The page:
C.H. Miller display new at Farm Museum
County Fair Writer
Visitors came from many states outside Pennsylvania and several foreign countries in 2014 to tour the Farm Museum at the Huntingdon County Fairgrounds.
Despite the many filled lines in the guest book, the Farm Museum continues to be one of the county’s lesser known attractions. Those who have walked through the two buildings say it is one of the finest collections of farm and home memorabilia in Pennsylvania. miller display“We have three new display cases to fill this year,” said Betty Norris of Huntingdon, a faithful volunteer and museum board member. When the crew arrives Thursdays to begin projects, Norris points out what has been cleaned and what needs attention. nichols andersonThe new cases are a gift from the Fort Bedford Museum by way of Jennifer Ford. “We have plenty of things to display; we just have to decide what should be put out first this year,”
A recent donation from Tom Miller, a descendant of the C.H. Miller Hardware Co. family, will be highlighted along the left-hand wall as visitors enter at the main door. Photos, handwritten ledger books, trophies and other awards from the former company’s days gone by in Huntingdon and Smithfield Township were obtained from Miller when the Miller Auto Parts warehouse and office building on Fairgrounds Road was sold to another company.
In the fair’s early days, the Miller company displays gave visitors an opportunity to see available merchandise – just like today when vendors rent indoor and outdoor spaces to display their wares. A large photo of an early display will be shown in Neary Hall at the 125th anniversary exhibit. Another large photo of cars and salesmen from the early 1900s is the backdrop for the Farm Museum display.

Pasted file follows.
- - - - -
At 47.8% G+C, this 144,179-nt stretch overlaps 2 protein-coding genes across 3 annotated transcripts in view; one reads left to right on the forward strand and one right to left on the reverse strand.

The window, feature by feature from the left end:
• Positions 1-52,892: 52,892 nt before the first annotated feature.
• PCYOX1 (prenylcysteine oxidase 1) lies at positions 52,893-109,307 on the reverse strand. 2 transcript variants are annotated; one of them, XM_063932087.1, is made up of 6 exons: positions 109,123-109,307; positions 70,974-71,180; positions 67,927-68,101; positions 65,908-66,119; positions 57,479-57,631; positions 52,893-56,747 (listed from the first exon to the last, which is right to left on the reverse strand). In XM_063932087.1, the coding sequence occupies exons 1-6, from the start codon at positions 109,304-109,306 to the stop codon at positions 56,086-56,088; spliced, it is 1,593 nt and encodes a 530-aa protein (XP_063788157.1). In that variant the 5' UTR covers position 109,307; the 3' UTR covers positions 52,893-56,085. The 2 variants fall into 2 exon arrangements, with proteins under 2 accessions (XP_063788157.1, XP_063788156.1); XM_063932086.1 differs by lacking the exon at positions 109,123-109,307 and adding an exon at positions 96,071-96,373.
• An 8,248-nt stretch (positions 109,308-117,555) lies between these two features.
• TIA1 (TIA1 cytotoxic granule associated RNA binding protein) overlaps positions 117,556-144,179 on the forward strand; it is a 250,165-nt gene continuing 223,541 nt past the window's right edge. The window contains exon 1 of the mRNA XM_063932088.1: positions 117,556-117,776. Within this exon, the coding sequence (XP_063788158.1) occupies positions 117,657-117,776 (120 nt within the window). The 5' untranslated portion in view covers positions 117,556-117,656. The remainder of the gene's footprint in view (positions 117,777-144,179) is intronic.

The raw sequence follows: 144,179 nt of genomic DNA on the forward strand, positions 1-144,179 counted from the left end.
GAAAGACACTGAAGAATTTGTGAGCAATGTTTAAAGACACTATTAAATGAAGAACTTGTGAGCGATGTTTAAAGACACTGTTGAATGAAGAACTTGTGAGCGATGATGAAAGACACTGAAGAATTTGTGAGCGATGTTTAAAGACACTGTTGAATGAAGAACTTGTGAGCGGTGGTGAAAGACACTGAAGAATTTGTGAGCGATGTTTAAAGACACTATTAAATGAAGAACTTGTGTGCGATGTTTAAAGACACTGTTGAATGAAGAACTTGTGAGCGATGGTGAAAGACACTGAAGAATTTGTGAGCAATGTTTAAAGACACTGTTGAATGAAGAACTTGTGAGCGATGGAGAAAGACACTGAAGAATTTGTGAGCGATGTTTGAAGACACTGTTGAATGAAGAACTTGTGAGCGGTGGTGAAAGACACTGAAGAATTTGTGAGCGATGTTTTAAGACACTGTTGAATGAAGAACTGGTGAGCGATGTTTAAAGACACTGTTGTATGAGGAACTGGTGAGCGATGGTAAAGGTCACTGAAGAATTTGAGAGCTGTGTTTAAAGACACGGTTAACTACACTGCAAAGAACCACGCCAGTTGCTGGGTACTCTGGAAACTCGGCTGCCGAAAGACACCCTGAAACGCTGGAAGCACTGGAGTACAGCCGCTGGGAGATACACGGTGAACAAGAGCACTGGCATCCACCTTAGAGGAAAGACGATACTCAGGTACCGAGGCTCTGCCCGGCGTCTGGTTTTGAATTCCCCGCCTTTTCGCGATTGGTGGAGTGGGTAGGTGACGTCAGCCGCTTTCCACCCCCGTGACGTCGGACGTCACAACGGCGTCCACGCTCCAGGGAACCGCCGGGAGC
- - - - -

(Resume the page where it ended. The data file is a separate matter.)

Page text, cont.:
“We are grateful to the former employees of the Miller Company for alerting us to these pieces of Huntingdon history so we can share them with the public,” Norris said.
Donations to this nonprofit museum have increased each year since the new Farm Museum was constructed in 1992. The second section was added 10 years later. The original museum was co-founded in 1987 by Barb McMath of Germany Valley and her late husband, E. James McMath. It was located in the former Huntingdon and Broad Top Railroad station, which had been moved from its Fourth Street location in Huntingdon to the fairgrounds. It was used for a short time as the fair office and now is the Arts Station to display art entries during fair week.
The Farm Museum is open free and informally to visitors from 10 a.m. to 4 p.m. Thursdays during the late spring and summer months. When the fair opens (this year Sunday, Aug. 9), admission to this huge collection of country life from days gone by is the $5 ticket to the fair ($4 if purchased before Aug. 9).
The museum is wheelchair accessible and there are always friendly greeters waiting to answer questions. Prepare to spend some time for there are things to see in cases, hung on the walls, set on the floor and hanging from the rafters.

Vying for Ribbons

The general public enters antique farm tractors, trucks and cars to compete for the best of show rosette, ribbons and cash premiums. (Check the fair’s Premium Book at the fair office or online for qualifying years in five categories.) These and some of the museum’s stock pieces are driven in the parade at 1:30 p.m. Wednesday, Aug. 12, which is Senior Citizens Day at the fair. Vying for ribbons